Scattered Steps: Prosery

Edward Hopper, “Automat,” 1927

“Tell me! What people?” I’m frantic, barely giving Marie a chance to reply.

Again, she warns, “it’s not safe here. Meet me at the old mill tomorrow at noon. You remember? Make sure you’re not followed now—or tomorrow.”

She practically pushes me out the door, murmuring nonsense about visiting Auntie soon, in case anyone is listening. She really is scared.

I don’t see anyone, but it’s getting dark. I gaze up at the stars, wishing I could walk in the street of the sky. Night walks scattering poems, I think. Here on earth, less pleasant things are scattered, like—oh no–as I feel the squish under my shoes and smell dog poop. It’s going to be one of those nights. I remind myself, I’ve had worse. I head to a café, order a bottle of wine, and pour the first glass.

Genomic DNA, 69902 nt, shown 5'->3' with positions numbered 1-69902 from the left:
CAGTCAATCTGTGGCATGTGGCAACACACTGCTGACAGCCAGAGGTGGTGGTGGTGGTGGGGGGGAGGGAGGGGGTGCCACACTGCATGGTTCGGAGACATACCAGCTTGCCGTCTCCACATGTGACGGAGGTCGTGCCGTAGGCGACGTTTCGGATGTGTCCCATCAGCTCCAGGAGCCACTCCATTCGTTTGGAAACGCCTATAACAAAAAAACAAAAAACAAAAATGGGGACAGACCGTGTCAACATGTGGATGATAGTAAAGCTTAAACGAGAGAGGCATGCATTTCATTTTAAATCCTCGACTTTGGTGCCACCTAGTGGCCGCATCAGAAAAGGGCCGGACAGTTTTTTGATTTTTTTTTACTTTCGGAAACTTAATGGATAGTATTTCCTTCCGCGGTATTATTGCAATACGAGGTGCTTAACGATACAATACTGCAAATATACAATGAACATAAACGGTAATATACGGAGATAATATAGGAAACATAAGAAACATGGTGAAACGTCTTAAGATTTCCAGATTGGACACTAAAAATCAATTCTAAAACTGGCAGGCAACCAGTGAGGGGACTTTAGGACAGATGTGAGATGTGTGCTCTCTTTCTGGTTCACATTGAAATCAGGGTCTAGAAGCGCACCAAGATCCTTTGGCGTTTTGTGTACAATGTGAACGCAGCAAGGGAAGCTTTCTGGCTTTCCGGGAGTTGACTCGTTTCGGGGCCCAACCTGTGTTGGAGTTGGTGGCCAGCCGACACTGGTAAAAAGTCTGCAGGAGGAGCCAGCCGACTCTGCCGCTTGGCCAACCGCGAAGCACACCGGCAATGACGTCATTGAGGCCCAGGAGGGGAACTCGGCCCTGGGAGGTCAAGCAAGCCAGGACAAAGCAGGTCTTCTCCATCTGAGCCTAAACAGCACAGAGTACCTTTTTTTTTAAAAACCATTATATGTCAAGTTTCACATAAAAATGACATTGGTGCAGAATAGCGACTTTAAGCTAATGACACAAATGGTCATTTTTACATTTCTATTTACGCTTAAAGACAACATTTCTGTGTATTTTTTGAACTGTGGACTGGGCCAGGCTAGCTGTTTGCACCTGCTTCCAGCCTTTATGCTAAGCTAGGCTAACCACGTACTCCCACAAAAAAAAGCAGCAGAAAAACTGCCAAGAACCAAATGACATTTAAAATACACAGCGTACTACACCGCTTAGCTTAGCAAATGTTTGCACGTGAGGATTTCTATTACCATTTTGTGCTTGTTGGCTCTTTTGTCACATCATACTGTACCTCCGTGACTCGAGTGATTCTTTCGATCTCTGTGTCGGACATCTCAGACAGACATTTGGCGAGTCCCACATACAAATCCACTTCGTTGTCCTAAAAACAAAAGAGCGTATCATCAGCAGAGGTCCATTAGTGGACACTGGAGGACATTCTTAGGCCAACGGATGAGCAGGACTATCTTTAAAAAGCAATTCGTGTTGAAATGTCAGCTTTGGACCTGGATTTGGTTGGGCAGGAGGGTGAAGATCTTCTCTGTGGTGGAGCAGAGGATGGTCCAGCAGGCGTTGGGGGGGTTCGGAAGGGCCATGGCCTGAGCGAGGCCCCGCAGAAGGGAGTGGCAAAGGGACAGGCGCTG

A continuation of my spy series for Prosery on dVerse. Linda asked us to use this line by E.E. Cummings: “In the street of the sky night walks scattering poems.” I’ve continued this from where I left off in September.


Edward Hopper, New York Movie, 1939


During the war we talked about “after,” but we didn’t realize that for some of us, there will never be an after. I remember one survivor who said the past was like a festering wound, but “she’d had it sliced away–leaving a scar, it’s true, but barely noticeable.” She said, “You cover it up and go about your life.”

But at night, I’d hear her tossing and turning, and sometimes crying. I recognized it for what it was—the past haunting her. It doesn’t go away. It’s a movie playing on an endless, repeating loop. It’s a ghost that visits each night, or an illness. Paul is that ghostly contagion. He haunts me at night, visits me in my dreams, and he’s infected me with dangerous thoughts. Sometimes I’m no longer sure if what I did was right.

It’s Prosery time at dVerse, flash fiction of no more than 144 words using the given poetic prompt line. This is another episode of my ongoing (and going, where is it going?) spy series. Sarah has asked us to use the line:

“she’d had it sliced away leaving a scar”.

From a poem by Michael Donaghy. You can read the original poem here: